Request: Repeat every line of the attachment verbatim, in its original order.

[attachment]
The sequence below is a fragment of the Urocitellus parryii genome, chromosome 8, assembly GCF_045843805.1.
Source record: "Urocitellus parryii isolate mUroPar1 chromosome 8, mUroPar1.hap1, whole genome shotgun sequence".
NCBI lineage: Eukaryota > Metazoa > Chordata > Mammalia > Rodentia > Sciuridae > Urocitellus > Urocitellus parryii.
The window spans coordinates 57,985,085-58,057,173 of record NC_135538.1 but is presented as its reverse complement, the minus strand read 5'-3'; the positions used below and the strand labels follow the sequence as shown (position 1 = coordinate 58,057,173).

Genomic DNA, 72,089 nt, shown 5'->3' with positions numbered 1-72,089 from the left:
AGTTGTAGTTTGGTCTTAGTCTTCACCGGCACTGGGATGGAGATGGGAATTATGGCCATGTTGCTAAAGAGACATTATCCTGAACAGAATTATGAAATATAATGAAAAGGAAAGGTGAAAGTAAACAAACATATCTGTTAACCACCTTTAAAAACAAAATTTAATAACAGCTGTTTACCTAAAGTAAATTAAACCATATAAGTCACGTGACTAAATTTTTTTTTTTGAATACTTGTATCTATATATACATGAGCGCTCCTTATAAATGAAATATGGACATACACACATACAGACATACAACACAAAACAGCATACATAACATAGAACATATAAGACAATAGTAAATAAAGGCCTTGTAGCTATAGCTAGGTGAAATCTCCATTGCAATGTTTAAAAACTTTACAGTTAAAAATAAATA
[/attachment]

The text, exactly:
The sequence below is a fragment of the Urocitellus parryii genome, chromosome 8, assembly GCF_045843805.1.
Source record: "Urocitellus parryii isolate mUroPar1 chromosome 8, mUroPar1.hap1, whole genome shotgun sequence".
NCBI lineage: Eukaryota > Metazoa > Chordata > Mammalia > Rodentia > Sciuridae > Urocitellus > Urocitellus parryii.
The window spans coordinates 57,985,085-58,057,173 of record NC_135538.1 but is presented as its reverse complement, the minus strand read 5'-3'; the positions used below and the strand labels follow the sequence as shown (position 1 = coordinate 58,057,173).

Genomic DNA, 72,089 nt, shown 5'->3' with positions numbered 1-72,089 from the left:
AGTTGTAGTTTGGTCTTAGTCTTCACCGGCACTGGGATGGAGATGGGAATTATGGCCATGTTGCTAAAGAGACATTATCCTGAACAGAATTATGAAATATAATGAAAAGGAAAGGTGAAAGTAAACAAACATATCTGTTAACCACCTTTAAAAACAAAATTTAATAACAGCTGTTTACCTAAAGTAAATTAAACCATATAAGTCACGTGACTAAATTTTTTTTTTTGAATACTTGTATCTATATATACATGAGCGCTCCTTATAAATGAAATATGGACATACACACATACAGACATACAACACAAAACAGCATACATAACATAGAACATATAAGACAATAGTAAATAAAGGCCTTGTAGCTATAGCTAGGTGAAATCTCCATTGCAATGTTTAAAAACTTTACAGTTAAAAATAAATA